P.S.  My large-sized ziploc bags are coming soon.  When taking my binos on walks around town or on short trips, I'll put them in a ziploc bag and then put the bag in my shoulder bag.   Extra protection against the elements and especially the high humidity level here.   Thanks again for the tip!


Edited by MT4, 24 September 2021 - 03:05 AM.


#21 MT4

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Posted 23 September 2021 - 10:41 AM

I always put bags of desiccant in my binoculars storage cases.
If dessicant is not available, I use small bags of rice instead which work wonderfully.

I am doing the same.  Lots of desiccant packs in my dry boxes and binocular cases.



#22 ihf

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Posted 23 September 2021 - 11:51 AM

That’s a pretty impressive hobby.  Is it not safe where you are?  smile.gif

Ah, it took me a while. In the western USA knives are considered tools, not weapons. I understand Japanese laws are very much different. No wonder as their knives - short or long - can kill with their beauty! Not just the more modern industry. There are many small traditional makers kept very much alive. But it is easy to deeply walk into stereotypes. It is just an interesting mix of history, art and technology.


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#23 Sketcher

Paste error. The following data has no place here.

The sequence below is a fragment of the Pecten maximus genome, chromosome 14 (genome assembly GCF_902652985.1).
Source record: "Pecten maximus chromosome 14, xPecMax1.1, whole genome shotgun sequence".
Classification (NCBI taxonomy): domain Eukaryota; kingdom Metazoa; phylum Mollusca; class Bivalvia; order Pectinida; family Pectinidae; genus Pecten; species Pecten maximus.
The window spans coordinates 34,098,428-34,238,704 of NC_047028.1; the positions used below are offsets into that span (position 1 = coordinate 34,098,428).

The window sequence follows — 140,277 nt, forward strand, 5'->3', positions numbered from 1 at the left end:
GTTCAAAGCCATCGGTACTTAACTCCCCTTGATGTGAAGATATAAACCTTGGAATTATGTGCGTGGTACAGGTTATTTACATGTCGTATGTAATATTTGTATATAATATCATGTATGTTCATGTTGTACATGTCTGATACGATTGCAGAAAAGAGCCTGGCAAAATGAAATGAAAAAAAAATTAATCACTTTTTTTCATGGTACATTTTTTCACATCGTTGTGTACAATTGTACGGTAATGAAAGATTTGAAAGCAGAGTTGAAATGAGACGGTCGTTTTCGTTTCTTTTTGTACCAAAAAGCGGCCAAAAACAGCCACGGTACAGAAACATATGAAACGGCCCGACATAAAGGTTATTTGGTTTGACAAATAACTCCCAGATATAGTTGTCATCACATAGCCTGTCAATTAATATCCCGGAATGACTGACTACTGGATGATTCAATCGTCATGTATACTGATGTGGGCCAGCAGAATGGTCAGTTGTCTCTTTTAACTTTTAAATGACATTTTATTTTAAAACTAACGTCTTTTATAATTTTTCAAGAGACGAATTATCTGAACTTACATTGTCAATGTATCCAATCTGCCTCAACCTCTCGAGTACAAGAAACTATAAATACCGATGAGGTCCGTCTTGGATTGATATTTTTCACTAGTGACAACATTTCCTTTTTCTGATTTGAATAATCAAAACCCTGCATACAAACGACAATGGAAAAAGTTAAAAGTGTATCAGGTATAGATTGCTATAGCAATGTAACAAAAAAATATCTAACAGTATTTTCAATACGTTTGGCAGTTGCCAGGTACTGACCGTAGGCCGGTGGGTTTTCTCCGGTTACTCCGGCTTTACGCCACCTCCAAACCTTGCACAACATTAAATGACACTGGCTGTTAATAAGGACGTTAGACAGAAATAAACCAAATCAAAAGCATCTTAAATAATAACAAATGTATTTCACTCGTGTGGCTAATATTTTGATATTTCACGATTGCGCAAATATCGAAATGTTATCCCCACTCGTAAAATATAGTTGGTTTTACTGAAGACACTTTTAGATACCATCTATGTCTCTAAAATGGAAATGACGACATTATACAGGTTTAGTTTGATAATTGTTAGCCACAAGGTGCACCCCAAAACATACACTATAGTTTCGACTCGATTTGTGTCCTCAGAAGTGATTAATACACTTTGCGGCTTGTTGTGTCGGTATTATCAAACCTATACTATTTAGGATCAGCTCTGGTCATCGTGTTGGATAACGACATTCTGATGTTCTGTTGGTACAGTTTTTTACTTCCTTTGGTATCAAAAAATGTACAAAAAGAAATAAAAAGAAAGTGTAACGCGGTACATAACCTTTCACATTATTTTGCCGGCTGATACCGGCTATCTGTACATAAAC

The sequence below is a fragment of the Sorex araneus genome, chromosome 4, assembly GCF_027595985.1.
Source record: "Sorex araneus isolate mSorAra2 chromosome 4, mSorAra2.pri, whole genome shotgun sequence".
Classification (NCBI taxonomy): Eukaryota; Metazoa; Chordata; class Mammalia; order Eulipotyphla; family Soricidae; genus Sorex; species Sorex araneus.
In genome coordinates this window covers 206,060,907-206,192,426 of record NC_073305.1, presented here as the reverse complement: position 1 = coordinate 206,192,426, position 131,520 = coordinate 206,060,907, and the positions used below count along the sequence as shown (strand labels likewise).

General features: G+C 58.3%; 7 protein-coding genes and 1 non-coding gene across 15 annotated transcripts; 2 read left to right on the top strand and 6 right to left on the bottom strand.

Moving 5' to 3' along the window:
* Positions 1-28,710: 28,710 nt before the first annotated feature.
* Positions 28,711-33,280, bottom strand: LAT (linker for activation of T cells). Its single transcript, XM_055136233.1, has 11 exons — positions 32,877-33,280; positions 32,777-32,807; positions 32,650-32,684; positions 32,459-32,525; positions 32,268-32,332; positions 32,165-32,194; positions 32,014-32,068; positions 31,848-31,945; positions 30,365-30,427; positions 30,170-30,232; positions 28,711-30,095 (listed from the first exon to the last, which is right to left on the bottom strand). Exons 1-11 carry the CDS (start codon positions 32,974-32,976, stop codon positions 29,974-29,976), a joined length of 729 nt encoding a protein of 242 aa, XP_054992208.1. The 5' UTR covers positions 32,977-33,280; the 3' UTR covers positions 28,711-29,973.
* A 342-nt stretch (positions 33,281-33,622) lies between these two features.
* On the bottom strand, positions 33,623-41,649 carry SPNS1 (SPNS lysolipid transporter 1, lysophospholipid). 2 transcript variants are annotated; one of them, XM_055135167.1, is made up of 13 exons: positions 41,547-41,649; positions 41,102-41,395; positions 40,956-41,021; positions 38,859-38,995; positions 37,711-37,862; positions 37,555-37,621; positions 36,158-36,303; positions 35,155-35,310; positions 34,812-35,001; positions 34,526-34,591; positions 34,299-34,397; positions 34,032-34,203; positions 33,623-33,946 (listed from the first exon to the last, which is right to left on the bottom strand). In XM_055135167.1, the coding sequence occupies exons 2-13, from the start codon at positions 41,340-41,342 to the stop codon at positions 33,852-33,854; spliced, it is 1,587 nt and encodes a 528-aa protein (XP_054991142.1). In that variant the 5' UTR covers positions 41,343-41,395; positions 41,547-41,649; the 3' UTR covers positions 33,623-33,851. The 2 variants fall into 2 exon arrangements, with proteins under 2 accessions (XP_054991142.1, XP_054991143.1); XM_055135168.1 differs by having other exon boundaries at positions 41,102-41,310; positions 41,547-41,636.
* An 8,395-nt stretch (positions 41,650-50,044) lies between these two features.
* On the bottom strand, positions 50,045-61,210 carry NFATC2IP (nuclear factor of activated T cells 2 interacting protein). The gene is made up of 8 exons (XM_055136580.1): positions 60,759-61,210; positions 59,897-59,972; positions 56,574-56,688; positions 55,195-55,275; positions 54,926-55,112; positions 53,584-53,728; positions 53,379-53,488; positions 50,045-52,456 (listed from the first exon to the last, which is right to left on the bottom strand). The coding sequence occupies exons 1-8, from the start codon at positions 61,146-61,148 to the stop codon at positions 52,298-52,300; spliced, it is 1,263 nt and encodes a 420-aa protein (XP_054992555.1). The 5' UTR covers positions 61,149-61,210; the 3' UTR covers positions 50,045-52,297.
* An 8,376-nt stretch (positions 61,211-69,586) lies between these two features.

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Posted 24 September 2021 - 03:18 PM

Appropriate care routines can vary tremendously depending on how many people handle the binoculars, how the binoculars are used, who's using them, where one uses the binoculars, one's environment (air pollution, pollen, dew, frost, hot and humid, cold and dry, etc.).  There's just a lot of variables that are going to vary for different people.  So all the care routines that one person does or does not do in the way of binocular care is highly unlikely to be necessary (or sufficient) for different people who's situations, etc. are different.

 

I have three pair of binoculars that I've owned for 20 to 40, years, depending on which pair we're talking about,. I would rate the current condition of all three (including their cases) as being excellent, "like new".

 

Alan (he know's who he is), and probably several others, will "cringe" at this; but I've never cleaned any of my binocular objectives.  Simply put, it's never been necessary.  And yes, they look just like they did when I first took them out of their cases, so it's not like I'm avoiding cleaning something that would benefit from a cleaning.  I clean the eye lenses on an "as needed" basis -- puffs from a bulb-blower followed by gentle wiping with pre-moistened lens-cleaning wipes.

 

Most of the time, after each use, I'll use a bulb-blower to give a few puffs of air on all exposed glass surfaces.  I've never had any pollen (stuck) on the objectives, never had any fingerprints on them, etc.  The objectives have never, since coming into my possession, been touched by anything except air and all the various particles of dust, etc. (that get blown off).